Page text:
Self-designed homes could provide sustainable future for liberated Mosul

A glimpse of destruction in Mosul. (AP)
Updated 11 November 2017
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Self-designed homes could provide sustainable future for liberated Mosul

LONDON: Self-designed homes based on traditional Iraqi architecture could be the solution to the drastic housing crisis facing Mosul, where hundreds of thousands are expected to return following the end of three years of Daesh occupation.
An award-winning design would see returning residents create their own neighborhoods in modules that can grow and evolve to suit their needs.
“The shape of the housing is completely up to the inhabitants,” said Ania Otlik, the winner of inaugural Rifat Chadirji Prize, which challenged architects to find a practical and sustainable solution to the Iraqi city’s housing needs.
“Having one measure that fits all is almost impossible, especially when it comes to such a diverse society ... which varies in religion, culture, background (and) family size.”
Nearly 1 million civilians fled in the three years since Daesh militants took the city, which Iraq declared liberated in July, according to the UN.
Iraqi government officials have estimated it will take at least five years and billions of dollars to rebuild Mosul.
Otlik, a graduate of Wroclaw University of Science and Technology in Poland, researched traditional Iraqi architectural designs, poring over sketches and schemes to create her housing plan.
Each dwelling is constructed around a central patio, providing outside space around which rooms and spaces can be arranged.
“The plan of the house can be a little more open when the family decides it this way, or maybe another family is strictly Islamic so they will build it in their own traditional way,” she told the Thomson Reuters Foundation.
Building materials that are easy to source in the battle-scarred city — such as rubble and mud — could be used for construction until more permanent replacements become available, she said.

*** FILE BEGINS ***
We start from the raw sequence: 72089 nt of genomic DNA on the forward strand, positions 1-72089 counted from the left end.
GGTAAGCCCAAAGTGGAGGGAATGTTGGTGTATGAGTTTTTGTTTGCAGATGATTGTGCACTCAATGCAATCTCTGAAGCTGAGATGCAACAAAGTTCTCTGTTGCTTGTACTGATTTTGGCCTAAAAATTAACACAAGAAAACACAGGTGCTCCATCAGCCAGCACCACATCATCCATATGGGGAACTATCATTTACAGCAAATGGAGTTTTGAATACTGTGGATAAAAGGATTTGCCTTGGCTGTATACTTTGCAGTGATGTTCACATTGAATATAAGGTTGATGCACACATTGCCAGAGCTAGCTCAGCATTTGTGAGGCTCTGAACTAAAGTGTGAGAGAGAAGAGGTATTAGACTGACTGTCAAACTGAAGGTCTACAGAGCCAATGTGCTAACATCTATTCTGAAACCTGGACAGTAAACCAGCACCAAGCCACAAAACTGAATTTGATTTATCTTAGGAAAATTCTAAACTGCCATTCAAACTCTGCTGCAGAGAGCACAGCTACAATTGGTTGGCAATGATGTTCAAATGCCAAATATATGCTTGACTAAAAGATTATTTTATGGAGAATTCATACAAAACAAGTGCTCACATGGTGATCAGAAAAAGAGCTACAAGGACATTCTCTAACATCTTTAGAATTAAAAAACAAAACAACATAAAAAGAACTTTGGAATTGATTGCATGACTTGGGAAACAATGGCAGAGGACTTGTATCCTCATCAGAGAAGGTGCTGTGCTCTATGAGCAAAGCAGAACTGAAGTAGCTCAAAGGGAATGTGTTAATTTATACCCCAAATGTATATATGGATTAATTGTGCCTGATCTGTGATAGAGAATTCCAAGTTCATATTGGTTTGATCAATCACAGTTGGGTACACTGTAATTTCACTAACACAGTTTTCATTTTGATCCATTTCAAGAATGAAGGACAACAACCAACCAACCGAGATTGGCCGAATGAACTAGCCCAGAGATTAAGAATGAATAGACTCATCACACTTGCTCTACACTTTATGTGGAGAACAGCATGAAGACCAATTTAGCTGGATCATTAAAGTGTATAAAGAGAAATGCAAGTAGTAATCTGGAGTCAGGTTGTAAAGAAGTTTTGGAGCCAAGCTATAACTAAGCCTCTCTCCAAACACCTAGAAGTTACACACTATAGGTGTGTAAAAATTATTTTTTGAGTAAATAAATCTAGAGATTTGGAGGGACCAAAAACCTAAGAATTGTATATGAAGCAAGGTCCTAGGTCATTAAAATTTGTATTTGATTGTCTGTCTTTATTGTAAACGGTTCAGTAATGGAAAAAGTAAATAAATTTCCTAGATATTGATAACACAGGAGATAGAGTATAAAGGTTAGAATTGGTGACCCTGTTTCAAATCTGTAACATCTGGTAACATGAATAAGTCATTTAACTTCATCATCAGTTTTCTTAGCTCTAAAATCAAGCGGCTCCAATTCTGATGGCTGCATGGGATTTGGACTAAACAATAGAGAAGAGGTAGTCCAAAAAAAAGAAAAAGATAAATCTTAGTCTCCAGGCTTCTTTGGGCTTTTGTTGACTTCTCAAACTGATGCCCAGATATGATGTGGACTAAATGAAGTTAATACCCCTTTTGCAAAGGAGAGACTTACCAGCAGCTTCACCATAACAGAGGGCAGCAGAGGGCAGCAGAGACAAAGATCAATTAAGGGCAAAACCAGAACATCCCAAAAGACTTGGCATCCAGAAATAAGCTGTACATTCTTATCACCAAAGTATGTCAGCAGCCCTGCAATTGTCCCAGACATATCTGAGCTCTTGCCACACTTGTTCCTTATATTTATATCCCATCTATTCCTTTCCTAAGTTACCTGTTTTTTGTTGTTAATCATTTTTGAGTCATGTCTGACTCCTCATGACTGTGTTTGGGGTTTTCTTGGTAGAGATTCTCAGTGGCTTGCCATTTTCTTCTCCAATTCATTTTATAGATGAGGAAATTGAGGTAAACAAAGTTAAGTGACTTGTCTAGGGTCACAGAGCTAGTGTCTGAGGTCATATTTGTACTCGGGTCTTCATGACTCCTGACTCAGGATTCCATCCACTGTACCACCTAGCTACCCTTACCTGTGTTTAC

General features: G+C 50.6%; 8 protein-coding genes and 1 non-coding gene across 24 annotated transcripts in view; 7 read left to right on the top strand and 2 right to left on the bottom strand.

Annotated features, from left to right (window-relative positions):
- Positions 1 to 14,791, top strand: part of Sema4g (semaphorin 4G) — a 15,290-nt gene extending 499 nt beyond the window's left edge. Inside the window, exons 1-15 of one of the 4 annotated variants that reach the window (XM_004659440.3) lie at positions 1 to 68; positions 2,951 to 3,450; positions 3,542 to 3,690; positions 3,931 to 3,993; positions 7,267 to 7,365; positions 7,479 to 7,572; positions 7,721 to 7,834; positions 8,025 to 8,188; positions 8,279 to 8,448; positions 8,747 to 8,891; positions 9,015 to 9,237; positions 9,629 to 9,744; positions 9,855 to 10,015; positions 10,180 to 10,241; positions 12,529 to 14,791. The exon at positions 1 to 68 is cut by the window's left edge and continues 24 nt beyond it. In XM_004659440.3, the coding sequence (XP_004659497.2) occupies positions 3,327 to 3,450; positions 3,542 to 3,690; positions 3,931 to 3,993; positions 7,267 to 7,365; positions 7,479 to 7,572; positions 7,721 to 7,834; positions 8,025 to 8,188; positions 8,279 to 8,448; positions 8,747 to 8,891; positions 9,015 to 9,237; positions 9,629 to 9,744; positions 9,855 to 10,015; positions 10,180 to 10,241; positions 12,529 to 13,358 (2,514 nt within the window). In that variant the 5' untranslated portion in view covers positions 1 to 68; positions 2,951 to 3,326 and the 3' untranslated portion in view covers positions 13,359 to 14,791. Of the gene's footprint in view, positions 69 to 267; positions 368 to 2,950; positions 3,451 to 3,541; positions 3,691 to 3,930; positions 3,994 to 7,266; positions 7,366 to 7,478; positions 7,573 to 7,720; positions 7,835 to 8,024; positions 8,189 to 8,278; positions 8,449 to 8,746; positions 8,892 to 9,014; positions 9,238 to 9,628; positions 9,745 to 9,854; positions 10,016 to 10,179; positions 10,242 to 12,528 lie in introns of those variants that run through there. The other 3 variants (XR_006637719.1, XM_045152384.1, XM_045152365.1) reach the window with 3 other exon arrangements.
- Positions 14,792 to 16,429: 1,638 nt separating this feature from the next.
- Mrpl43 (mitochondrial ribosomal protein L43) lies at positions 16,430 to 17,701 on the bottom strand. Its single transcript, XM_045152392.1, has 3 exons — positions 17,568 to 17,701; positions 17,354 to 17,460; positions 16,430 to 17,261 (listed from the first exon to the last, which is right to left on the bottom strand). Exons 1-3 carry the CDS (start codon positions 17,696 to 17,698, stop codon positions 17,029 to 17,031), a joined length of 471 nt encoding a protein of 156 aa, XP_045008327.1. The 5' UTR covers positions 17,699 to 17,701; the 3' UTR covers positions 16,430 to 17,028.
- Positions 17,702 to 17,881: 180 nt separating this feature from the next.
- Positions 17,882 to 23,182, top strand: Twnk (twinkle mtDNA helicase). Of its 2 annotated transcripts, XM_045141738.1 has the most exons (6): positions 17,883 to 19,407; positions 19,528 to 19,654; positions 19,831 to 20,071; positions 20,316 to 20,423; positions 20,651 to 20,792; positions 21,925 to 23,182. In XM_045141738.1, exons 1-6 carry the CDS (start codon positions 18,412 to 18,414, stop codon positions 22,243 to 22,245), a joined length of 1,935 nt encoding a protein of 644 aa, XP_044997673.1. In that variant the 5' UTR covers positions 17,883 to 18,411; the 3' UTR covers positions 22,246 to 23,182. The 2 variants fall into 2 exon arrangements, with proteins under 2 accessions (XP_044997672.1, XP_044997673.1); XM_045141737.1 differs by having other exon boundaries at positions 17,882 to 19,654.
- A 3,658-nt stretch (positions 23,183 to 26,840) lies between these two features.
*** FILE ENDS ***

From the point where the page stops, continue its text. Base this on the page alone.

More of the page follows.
Otlik drew inspiration from her native Poland, whose capital Warsaw was entirely rebuilt after it was razed by Nazi troops during the Second World War.
Other finalist designs featured garden bridges over the Tigris river to provide housing and urban farms, and homes connected via a metro repurposed from a system of subterranean tunnels constructed by Islamic State to aid its fighters.
“It was not a problem finding a winner,” said Ahmed Al-Mallak, founding director of the independent Tamayouz Excellence Award, which oversaw the competition.


Did lightning strike trigger Gaza rocket attack on Israel?

Updated 23 October 2018
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Did lightning strike trigger Gaza rocket attack on Israel?

  • Hamas took the unusual step of denying it had carried out an attack
  • Israeli cabinet minister Tzachi Hanegbi said there was reason to believe that was true

JERUSALEM: A theory that a lightning strike triggered Palestinian rocket fire from Gaza last week gained traction in Israel on Tuesday and might explain the Israeli military’s limited response.
Two rockets were launched from the Hamas-ruled enclave on Oct. 17. But the group took the unusual step of denying it had carried out an attack. Israeli cabinet minister Tzachi Hanegbi said there was reason to believe that was true.
One of the rockets wrecked a house in the southern Israeli city of Beersheba, causing no casualties, the other landed in the Mediterranean Sea. Israel responded with air strikes that killed a militant in Gaza.
Soon afterwards, video appeared on social media showing lightning illuminating the night sky in Gaza and then two flaming rockets streaking into the air.
Israel’s best-selling daily, Yedioth Ahronoth, reported on Tuesday that Prime Minister Benjamin Netanyahu’s security cabinet now believed the lighting set off a launch mechanism.
Asked about the report, Justice Minister Ayelet Shaked, a member of the security cabinet, told Israel Radio: “I won’t discuss security cabinet meetings and I don’t know which ministers are chatting with journalists, but I can say that as far as we know, Hamas did not intend to fire those rockets.”
Hamas officials had no immediate comment.
The rocket launchings coincided with Egyptian efforts to broker a long-term cease-fire between Hamas and Israel, which have fought three wars in the past 10 years.